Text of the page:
The mayor offered us very kind words, saying “The fern is a plant that one may initially expect to play a supporting role, but you have brought it to the forefront. I believe this reveals something about your philosophy.” On the same day, Toto Akihiko received an award from Mayor of Kyoto Kadokawa Daisaku in recognition of his achievements in preserving and preserving the cultural asset.

────── Karakami Artist Toto Akihiko

Samurai Residence Over 300 Years Old
Restoration and Renovation of the “Matsukura House”

It was a memorable job.
After all, the beauty of the karakami that was delivered led to the renovation of the entire 300-year-old house.
One day, a young woman who had inherited a 300-year-old samurai residence paid a visit to our atelier. The sliding doors of that house had karakami with a cloud-and-crane pattern that had been handed down from our ancestors, and we were able to restore the doors with the same finish as before.
The mica-printed kumotsuru (cloud and crane) karakami was housed in a space with a spear rack, which speaks to the history of the house. Karakami resides there as in days gone by, perfectly at home in the dignified space.
Incidentally, this cloud-and-crane pattern, which had existed in the Matsukura family for several hundred years, was the same karakami pattern as the one used in the Honmaru Goten Palace of Nijo Castle. The reference photo, which I took while I visited the site with Kyoto City officials, shows the sliding doors of the Honmaru Goten. Although the colors and textures are different because the photo was taken with a flashlight in the pitch dark while the building was closed for restoration, the karakami in Nijo Castle uses gold fold coloring applied to a foundation dyed in greenish-blue.

In addition to the restored karakami, other sliding doors were fitted with karakami using patterns selected in consultation with the young heiress, and Toto Blue karakami was also included in the project.
As a result, the we were able to successfully combine old and new karakami in a powerful architectural structure with a rich history of 300 years, and this space, a fusion of traditional karakami and karakami that reveals the beauty of the current era, has emerged before our eyes to create a fascinating world.
The young woman and I, who is in a position to carry on tradition and shepherd the present into the future, really hit it off, and we remain good friends to this day.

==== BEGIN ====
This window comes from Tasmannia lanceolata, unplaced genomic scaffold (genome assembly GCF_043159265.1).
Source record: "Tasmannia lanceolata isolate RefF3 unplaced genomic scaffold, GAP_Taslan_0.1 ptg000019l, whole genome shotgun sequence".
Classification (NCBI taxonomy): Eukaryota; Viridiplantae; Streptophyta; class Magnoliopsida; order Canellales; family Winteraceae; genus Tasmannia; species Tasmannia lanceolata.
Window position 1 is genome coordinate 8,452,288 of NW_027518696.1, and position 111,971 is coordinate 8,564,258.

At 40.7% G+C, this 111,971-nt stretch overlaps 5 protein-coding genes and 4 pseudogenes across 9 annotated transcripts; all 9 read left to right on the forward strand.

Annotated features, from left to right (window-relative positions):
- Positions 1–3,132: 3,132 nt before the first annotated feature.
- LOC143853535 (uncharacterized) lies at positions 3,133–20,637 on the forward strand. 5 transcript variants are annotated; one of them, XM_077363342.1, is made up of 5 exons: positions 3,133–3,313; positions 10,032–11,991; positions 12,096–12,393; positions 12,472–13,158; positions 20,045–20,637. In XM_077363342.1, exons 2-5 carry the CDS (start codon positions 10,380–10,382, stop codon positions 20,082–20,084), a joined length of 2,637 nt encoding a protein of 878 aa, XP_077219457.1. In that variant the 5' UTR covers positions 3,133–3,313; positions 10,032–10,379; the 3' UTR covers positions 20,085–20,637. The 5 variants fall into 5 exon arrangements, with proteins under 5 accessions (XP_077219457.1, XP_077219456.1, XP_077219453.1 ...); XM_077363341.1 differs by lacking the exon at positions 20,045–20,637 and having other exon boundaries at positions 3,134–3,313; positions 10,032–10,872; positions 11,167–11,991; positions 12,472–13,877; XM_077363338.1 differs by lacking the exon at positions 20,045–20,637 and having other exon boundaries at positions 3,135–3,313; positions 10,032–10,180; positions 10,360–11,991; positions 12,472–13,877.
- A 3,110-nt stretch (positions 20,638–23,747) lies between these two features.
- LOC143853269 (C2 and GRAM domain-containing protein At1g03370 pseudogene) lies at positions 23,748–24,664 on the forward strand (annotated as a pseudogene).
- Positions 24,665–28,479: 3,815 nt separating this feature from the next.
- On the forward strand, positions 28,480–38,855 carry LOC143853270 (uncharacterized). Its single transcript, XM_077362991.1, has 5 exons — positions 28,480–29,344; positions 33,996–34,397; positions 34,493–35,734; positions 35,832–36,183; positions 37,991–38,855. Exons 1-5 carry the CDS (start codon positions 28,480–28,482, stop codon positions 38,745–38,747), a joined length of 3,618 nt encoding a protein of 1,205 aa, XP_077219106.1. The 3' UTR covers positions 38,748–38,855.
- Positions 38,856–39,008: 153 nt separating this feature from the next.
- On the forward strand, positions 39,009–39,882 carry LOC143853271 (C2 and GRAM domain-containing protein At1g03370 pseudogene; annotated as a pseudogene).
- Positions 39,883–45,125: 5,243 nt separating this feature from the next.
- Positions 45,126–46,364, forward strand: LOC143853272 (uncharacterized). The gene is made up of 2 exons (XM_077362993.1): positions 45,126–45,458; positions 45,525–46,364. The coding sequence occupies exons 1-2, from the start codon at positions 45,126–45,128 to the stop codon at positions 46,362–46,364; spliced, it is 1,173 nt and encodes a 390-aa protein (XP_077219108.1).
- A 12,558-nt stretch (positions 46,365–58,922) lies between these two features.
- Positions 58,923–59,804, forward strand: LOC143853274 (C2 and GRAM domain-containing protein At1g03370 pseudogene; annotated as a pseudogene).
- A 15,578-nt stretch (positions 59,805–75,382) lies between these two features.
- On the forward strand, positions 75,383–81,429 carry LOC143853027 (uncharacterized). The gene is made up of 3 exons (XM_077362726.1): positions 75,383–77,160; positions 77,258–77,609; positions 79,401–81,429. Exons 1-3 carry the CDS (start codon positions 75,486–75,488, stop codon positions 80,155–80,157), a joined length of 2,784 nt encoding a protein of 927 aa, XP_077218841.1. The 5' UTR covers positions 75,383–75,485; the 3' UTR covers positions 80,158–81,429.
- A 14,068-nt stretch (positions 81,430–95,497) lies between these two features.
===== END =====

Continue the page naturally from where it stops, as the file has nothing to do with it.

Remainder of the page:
There is more to this project story.
After the karakami was delivered, the family was delighted, but the young woman’s mother decided that the surroundings did not match the dignity and beauty of the karakami, and to everyone’s surprise, she decided to renovate the room and then the entire building.
Later, under the esthetic ideals of the mother and daughter, the traditional yamato-mune (high walled structure) was repaired to be more earthquake resistant and beautifully restored as architecture employing the authentic textures of Echizen wiped lacquer and traditional Kanazawa Gunsei (ultramarine) walls, along with our karakami.

────── Karakami Artist Toto Akihiko

Tokyo Skytree
“Restoration of karakami on a byobu folding screen giving a full view of Edo”

Began work on the restoration of karakami on a byobu folding screen givinga full view of Edo.

Nikin Temple, Myoshinji School of Rinzai Zen Buddhism

November 2011
Karakami produced for the inauguration commemoration ceremony of Nikin Temple of the Myoshinji School of Rinzai Zen Buddhism, the first such ceremony in 350 years.

Yogen-in and Tawaraya Sotatsu’s Important Cultural Property
Karakami Restoration of “Matsuzu (Pine)”

December 2010, December 2011
For two-and-a-half years starting in 2010, I had the opportunity to work on the restoration of Tawaraya Sotatsu’s “Matsuzu (Pine),” which is an important cultural property at Yogen-in.

Karakami with gold ganryu (round dragons) on a greenish-blue background.
One side is a restoration of a pine tree on karakami by Tawaraya Sotatsu, and the other side is karakami of the Karacho ancestors of the Edo Period. When we were asked to restore karakami for the sliding doors of this cultural asset connected to Tawaraya Sotatsu, we consulted with the former head of Karacho (the 11th generation head) and, through a process of trial and error, created karakami in the colors of a period 100 or 200 years in the past. The room of Shoten Kangiten, which was moved from Fushimi Castle, is resplendent with this karakami. Restoring the pine tree karakami at Yogen-in was the honor of a lifetime. We must not forget that our ancestors in the Edo Period left us their legacy, and the temple has protected and passed it down to us until now, which is how this opportunity came to us in the present age.

For something to carry on, someone must actually do the work of carrying it on.

We sincerely hope that this karakami will be handed down for the next 100 or 200 years, and that it will bring peace of mind to people and watch over them.
Restoring ancestral karakami paper involves extensive dialogue supported by research and imagination, and despite the difficulties, it seemed to me quite an enjoyable task.

In time, I imagine that our descendants will take up the challenge of this dragon karakami again.

────── Karakami Artist Toto Akihiko